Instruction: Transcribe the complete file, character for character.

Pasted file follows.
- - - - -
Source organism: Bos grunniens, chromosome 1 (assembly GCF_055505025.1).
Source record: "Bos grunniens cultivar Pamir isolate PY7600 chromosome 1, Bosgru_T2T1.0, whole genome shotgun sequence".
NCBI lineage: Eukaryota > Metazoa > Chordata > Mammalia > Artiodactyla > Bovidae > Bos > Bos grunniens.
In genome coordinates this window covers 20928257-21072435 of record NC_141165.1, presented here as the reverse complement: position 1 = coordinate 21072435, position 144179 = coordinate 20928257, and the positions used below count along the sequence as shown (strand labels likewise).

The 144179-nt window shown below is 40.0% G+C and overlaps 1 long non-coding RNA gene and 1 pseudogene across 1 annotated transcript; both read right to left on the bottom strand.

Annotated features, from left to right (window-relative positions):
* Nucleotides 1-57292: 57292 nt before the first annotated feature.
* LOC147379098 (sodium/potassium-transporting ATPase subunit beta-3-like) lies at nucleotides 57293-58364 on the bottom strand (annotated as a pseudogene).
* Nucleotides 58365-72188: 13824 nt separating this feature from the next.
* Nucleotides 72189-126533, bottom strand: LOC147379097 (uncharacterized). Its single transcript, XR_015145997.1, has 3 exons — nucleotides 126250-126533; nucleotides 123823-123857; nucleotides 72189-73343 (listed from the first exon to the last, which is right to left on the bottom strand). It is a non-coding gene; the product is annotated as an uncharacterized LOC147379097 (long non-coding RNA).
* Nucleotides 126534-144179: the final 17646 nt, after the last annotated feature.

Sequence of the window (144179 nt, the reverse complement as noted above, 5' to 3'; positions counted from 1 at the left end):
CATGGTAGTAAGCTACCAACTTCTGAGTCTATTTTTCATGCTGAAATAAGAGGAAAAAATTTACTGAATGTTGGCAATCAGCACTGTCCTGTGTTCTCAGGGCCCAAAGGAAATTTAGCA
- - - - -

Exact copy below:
Source organism: Bos grunniens, chromosome 1 (assembly GCF_055505025.1).
Source record: "Bos grunniens cultivar Pamir isolate PY7600 chromosome 1, Bosgru_T2T1.0, whole genome shotgun sequence".
NCBI lineage: Eukaryota > Metazoa > Chordata > Mammalia > Artiodactyla > Bovidae > Bos > Bos grunniens.
In genome coordinates this window covers 20928257-21072435 of record NC_141165.1, presented here as the reverse complement: position 1 = coordinate 21072435, position 144179 = coordinate 20928257, and the positions used below count along the sequence as shown (strand labels likewise).

The 144179-nt window shown below is 40.0% G+C and overlaps 1 long non-coding RNA gene and 1 pseudogene across 1 annotated transcript; both read right to left on the bottom strand.

Annotated features, from left to right (window-relative positions):
* Nucleotides 1-57292: 57292 nt before the first annotated feature.
* LOC147379098 (sodium/potassium-transporting ATPase subunit beta-3-like) lies at nucleotides 57293-58364 on the bottom strand (annotated as a pseudogene).
* Nucleotides 58365-72188: 13824 nt separating this feature from the next.
* Nucleotides 72189-126533, bottom strand: LOC147379097 (uncharacterized). Its single transcript, XR_015145997.1, has 3 exons — nucleotides 126250-126533; nucleotides 123823-123857; nucleotides 72189-73343 (listed from the first exon to the last, which is right to left on the bottom strand). It is a non-coding gene; the product is annotated as an uncharacterized LOC147379097 (long non-coding RNA).
* Nucleotides 126534-144179: the final 17646 nt, after the last annotated feature.

Sequence of the window (144179 nt, the reverse complement as noted above, 5' to 3'; positions counted from 1 at the left end):
CATGGTAGTAAGCTACCAACTTCTGAGTCTATTTTTCATGCTGAAATAAGAGGAAAAAATTTACTGAATGTTGGCAATCAGCACTGTCCTGTGTTCTCAGGGCCCAAAGGAAATTTAGCA